Indeed, the Hungarian government spent 100m Euros on a media campaign, warning voters not to let Soros “have the last laugh” in elections last October.
The man who thinks he is a God
Soros, now pushing 90 and one of world’s richest man, is Hungarian by birth. “Soros” means “soar” in Esperanto, the language its believers-like his father did–want to be the world tongue. A worldview where nationalism would disappear, along with dialects and boundaries.
After World War II, Soros attended London School of Economics. He became hooked to the writings of Karl Popper (1902-94), the Viennese-born professor who advocated Open Society, a place where tribal affinities to religion and nationalism would’ve no place.
After graduating, Soros became a banker and mastered the craft of arbitraging—making profits by trading currencies. He relocated himself to New York City in 1959. He formulated his own Theory of Reflexivity, where if you could observe a phenomenon from afar, you could be on top of it. It allowed him to make massive money in the Recession of 1973 as well as in 2008, and he is known as “the man who broke the Bank of England” in 1992. Aware that the British government was promoting the pound sterling, Soros acquired millions of pounds. Bad press, political infighting, and resignation of Prime Minister John Major followed, pound sterling was withdrawn from European Exchange Rate Mechanism (ERM) and the currency plummeted. Soros now sold his stuff and pocketed over $1 billion. Pensions diminished of retirees; old people had their savings wiped out.
Soros was beginning to “fancy myself as some kind of god,” as he himself was to state later. The influence of Karl Popper was evident long before and his obsession with open borders made him launch Open Society Foundations in 1979. The dubious foundation presently operates in 120 countries and has so far donated over $32 billion towards causes which end up destroying societies, religions and nations.
Soros, the crimes and the proof
In 2016, DC Leaks, got into the Soros files and released them. The disclosures concerned Soros’ Open Society Foundations aim to eradicate national sovereignty. A key paper described the Syrian refugee crisis as an opportunity to create havoc in societies; flood Europe and the US and make the old borders and institutions irrelevant.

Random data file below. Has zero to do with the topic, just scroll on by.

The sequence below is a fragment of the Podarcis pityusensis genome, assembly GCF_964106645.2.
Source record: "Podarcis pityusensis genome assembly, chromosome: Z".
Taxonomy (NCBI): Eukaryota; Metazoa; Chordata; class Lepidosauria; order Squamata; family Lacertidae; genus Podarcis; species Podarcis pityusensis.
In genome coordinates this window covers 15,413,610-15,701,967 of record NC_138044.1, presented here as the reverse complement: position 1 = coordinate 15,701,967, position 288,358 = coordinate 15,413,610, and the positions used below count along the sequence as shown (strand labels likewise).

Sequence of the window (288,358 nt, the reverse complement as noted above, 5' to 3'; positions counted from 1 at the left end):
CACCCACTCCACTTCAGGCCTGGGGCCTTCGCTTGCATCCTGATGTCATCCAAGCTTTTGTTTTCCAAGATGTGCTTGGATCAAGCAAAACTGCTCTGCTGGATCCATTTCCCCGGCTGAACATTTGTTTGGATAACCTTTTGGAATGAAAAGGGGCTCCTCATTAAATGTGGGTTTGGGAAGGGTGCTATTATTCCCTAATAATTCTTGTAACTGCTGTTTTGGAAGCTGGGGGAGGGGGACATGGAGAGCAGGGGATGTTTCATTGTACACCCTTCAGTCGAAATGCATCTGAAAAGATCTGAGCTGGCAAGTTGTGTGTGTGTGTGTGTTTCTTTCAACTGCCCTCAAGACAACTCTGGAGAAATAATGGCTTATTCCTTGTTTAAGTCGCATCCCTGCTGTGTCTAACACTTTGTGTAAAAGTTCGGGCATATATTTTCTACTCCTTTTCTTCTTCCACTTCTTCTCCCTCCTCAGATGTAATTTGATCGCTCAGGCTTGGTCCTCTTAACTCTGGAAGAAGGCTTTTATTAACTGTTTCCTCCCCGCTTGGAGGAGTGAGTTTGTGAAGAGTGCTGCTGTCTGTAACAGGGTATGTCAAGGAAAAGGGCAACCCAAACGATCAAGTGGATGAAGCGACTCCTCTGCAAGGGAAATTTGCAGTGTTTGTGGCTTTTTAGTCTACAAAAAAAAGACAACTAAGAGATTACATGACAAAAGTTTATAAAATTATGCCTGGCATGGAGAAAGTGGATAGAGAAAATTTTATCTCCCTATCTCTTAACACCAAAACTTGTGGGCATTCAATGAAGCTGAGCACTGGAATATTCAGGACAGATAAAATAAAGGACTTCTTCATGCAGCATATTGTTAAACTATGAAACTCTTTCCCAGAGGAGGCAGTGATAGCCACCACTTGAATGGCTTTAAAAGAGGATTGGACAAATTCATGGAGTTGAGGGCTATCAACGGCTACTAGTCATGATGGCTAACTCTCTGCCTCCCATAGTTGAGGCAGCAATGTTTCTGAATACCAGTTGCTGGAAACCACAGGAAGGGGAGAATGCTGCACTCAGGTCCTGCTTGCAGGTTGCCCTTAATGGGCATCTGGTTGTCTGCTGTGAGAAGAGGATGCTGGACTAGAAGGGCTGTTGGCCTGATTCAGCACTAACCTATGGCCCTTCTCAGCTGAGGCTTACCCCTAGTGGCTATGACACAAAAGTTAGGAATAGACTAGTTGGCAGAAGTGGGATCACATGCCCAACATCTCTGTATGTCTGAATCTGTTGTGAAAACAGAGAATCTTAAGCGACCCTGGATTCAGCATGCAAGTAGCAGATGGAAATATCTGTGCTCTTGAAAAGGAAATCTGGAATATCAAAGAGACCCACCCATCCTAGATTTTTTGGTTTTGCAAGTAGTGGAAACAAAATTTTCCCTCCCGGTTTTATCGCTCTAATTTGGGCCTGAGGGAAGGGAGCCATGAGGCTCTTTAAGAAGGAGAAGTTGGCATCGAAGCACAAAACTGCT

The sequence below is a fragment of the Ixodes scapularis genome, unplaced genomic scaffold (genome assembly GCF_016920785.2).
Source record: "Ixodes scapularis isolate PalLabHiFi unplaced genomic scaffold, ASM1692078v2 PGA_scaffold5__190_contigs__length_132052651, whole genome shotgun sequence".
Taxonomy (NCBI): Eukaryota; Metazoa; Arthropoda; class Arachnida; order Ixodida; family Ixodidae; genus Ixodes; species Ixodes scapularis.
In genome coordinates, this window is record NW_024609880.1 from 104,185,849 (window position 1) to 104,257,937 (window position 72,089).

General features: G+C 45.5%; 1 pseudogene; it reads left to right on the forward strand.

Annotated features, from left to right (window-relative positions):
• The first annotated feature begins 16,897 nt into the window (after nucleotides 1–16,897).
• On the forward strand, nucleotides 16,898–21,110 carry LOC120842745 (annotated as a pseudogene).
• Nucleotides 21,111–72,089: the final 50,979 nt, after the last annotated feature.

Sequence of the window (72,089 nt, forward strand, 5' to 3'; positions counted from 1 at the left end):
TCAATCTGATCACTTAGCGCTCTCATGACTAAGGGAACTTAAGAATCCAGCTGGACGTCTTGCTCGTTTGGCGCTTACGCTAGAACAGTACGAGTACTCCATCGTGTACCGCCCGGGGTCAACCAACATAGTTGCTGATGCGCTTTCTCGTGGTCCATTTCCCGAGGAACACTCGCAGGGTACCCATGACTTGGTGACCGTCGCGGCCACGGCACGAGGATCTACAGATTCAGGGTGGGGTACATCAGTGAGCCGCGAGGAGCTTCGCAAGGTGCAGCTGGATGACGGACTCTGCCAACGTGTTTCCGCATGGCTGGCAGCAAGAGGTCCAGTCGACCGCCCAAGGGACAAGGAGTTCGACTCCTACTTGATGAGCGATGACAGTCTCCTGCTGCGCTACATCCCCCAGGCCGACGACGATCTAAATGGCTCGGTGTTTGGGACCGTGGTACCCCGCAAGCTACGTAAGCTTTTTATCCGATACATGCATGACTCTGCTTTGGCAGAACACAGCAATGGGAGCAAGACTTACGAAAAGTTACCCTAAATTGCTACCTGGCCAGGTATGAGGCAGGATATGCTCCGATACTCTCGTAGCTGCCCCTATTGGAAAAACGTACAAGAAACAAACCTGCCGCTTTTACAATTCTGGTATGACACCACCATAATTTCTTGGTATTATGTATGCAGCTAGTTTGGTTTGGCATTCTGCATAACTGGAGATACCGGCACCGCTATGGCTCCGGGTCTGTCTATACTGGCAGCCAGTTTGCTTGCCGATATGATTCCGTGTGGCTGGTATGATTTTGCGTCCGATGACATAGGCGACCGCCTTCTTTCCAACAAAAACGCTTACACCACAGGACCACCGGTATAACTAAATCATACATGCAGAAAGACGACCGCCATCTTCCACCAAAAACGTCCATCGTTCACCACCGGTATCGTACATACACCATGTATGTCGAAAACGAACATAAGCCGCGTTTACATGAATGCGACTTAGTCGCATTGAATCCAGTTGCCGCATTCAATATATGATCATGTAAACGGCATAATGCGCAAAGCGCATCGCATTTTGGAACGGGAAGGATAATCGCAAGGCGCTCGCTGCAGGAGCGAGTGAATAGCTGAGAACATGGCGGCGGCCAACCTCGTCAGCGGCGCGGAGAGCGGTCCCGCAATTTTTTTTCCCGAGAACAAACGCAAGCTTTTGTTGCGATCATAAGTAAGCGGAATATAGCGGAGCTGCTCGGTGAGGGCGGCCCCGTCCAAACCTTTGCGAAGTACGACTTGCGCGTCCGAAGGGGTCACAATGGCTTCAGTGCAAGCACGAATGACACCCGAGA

DC Leaks further revealed that Open Society Foundations funded groups which had devoted themselves to BDS (Boycott, Disinvestment, Sanctions) in both Israel and Palestine.
In the United States, in order to destabilize the Roman Catholic Church, Soros promoted Left-leaning Catholic groups who promoted gay marriage, abortion and physician-assisted suicide. Bill Donohue, president o the Catholic League didn’t mince his words when Soros’ let loose his forces before the arrival of Pope Francis’ to the United States in 2015. He accused such forces of fomenting revolution, creating mutiny and are “front for George Soros…and designed to create fissures in the Catholic Church.”
Another Soros’ intiative is Black Lives Matter, a radical group which propositions that police are inherently racist. A rabid propaganda ensures that police is frozen into inaction and “depolicing” occurs. (Do draw a parallel with situation in Jamia, JNU and Shaheen Bagh protests which has reduced police into inaction). Open Society Foundations has donated hundreds and thousands of dollars to Black Lives Matter.
Two decades ago, Soros began campaign to decriminalize marijuana and other illegal drugs. The stress was on counseling and rehabilitation of the drug-users and not arrest or imprisonment. Poisonous propaganda led many states in the United States to legalize marijuana in due course. But data proves that drug-use has only increased and not decreased. Youth are losing vitality and the social fabric of the society is thus weakened.
Soros’ hold on media
It’s been documented that Soros controls media through actions which are labyrinthine in nature. WikiLeaks has shown Soros’ journalists shaped media coverage of events in Ukraine. His operatives were instructed to “select journalists from the five target countries (Germany, France, Spain, Italy and Greece) and offered them long-stay reporting trips in Ukraine.” The operatives retained a right to veto on stories—and thus they could shortlist and shape what they wanted journalists to write.
There are several NGOs which George Soros operates or finances. It donated $100 million to Human Rights Watch. CIA-created Radio Free Europe—which played its role in the breakup of Yugoslavia—is funded by Soros. His International Crisis Group had luminaries such as Zbigniew Brzezinki and General Wesley Clark, once NATO supreme allied commander for Europe. Stephen Solarz, one the group’s vice-chairman, was a signatory to a letter in 1998 which asked President Bill Clinton to bring down “Saddam and his regime” in Iraq. Soros’ business partners at the Carlyle Group—one of world’s largest private equity funds—made massive profits from defense contracts. These partners included former secretary of state James Baker and Frank Carlucci, former defense secretary.” Again, Soros had invested more than $100 million in Carlyle Group.